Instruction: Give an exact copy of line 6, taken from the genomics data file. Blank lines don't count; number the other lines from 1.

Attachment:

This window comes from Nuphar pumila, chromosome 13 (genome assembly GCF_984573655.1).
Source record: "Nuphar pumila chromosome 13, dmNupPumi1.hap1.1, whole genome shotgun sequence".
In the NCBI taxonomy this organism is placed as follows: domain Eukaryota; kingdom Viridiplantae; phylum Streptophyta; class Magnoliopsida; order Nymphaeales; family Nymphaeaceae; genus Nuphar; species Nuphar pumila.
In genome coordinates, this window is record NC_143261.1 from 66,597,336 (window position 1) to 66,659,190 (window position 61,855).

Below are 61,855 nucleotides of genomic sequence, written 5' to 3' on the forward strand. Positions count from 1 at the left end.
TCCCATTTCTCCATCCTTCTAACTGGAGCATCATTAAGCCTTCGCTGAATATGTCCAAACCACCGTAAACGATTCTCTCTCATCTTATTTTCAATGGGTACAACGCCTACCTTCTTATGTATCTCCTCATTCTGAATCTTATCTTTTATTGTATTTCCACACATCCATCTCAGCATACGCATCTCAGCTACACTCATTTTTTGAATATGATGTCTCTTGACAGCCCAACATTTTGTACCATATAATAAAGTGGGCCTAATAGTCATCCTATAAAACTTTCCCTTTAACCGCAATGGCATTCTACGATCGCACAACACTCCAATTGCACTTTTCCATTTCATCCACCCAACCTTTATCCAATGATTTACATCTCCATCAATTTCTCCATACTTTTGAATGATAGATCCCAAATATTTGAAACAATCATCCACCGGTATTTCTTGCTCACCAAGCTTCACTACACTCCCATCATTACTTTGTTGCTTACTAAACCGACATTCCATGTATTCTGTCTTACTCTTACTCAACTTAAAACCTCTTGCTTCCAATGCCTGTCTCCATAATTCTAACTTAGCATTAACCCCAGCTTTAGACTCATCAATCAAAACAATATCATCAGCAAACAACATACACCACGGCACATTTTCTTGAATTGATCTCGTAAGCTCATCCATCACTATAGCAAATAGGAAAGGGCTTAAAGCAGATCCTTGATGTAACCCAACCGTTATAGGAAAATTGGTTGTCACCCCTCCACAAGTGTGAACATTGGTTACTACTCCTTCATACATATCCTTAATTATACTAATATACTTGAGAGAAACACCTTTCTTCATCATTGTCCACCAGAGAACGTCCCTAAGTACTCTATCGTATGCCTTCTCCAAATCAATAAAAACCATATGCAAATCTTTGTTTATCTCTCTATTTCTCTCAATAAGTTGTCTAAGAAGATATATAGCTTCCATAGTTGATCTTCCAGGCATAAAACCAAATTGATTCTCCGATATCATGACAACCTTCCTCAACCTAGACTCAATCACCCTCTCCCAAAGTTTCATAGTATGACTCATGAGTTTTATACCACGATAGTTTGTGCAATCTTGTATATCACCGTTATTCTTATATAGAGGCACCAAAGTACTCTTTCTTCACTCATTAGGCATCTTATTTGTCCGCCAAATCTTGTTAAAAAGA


TCCCATTTCTCCATCCTTCTAACTGGAGCATCATTAAGCCTTCGCTGAATATGTCCAAACCACCGTAAACGATTCTCTCTCATCTTATTTTCAATGGGTACAACGCCTACCTTCTTATGTATCTCCTCATTCTGAATCTTATCTTTTATTGTATTTCCACACATCCATCTCAGCATACGCATCTCAGCTACACTCATTTTTTGAATATGATGTCTCTTGACAGCCCAACATTTTGTACCATATAATAAAGTGGGCCTAATAGTCATCCTATAAAACTTTCCCTTTAACCGCAATGGCATTCTACGATCGCACAACACTCCAATTGCACTTTTCCATTTCATCCACCCAACCTTTATCCAATGATTTACATCTCCATCAATTTCTCCATACTTTTGAATGATAGATCCCAAATATTTGAAACAATCATCCACCGGTATTTCTTGCTCACCAAGCTTCACTACACTCCCATCATTACTTTGTTGCTTACTAAACCGACATTCCATGTATTCTGTCTTACTCTTACTCAACTTAAAACCTCTTGCTTCCAATGCCTGTCTCCATAATTCTAACTTAGCATTAACCCCAGCTTTAGACTCATCAATCAAAACAATATCATCAGCAAACAACATACACCACGGCACATTTTCTTGAATTGATCTCGTAAGCTCATCCATCACTATAGCAAATAGGAAAGGGCTTAAAGCAGATCCTTGATGTAACCCAACCGTTATAGGAAAATTGGTTGTCACCCCTCCACAAGTGTGAACATTGGTTACTACTCCTTCATACATATCCTTAATTATACTAATATACTTGAGAGAAACACCTTTCTTCATCATTGTCCACCAGAGAACGTCCCTAAGTACTCTATCGTATGCCTTCTCCAAATCAATAAAAACCATATGCAAATCTTTGTTTATCTCTCTATTTCTCTCAATAAGTTGTCTAAGAAGATATATAGCTTCCATAGTTGATCTTCCAGGCATAAAACCAAATTGATTCTCCGATATCATGACAACCTTCCTCAACCTAGACTCAATCACCCTCTCCCAAAGTTTCATAGTATGACTCATGAGTTTTATACCACGATAGTTTGTGCAATCTTGTATATCACCGTTATTCTTATATAGAGGCACCAAAGTACTCTTTCTTCACTCATTAGGCATCTTATTTGTCCGCCAAATCTTGTTAAAAAGA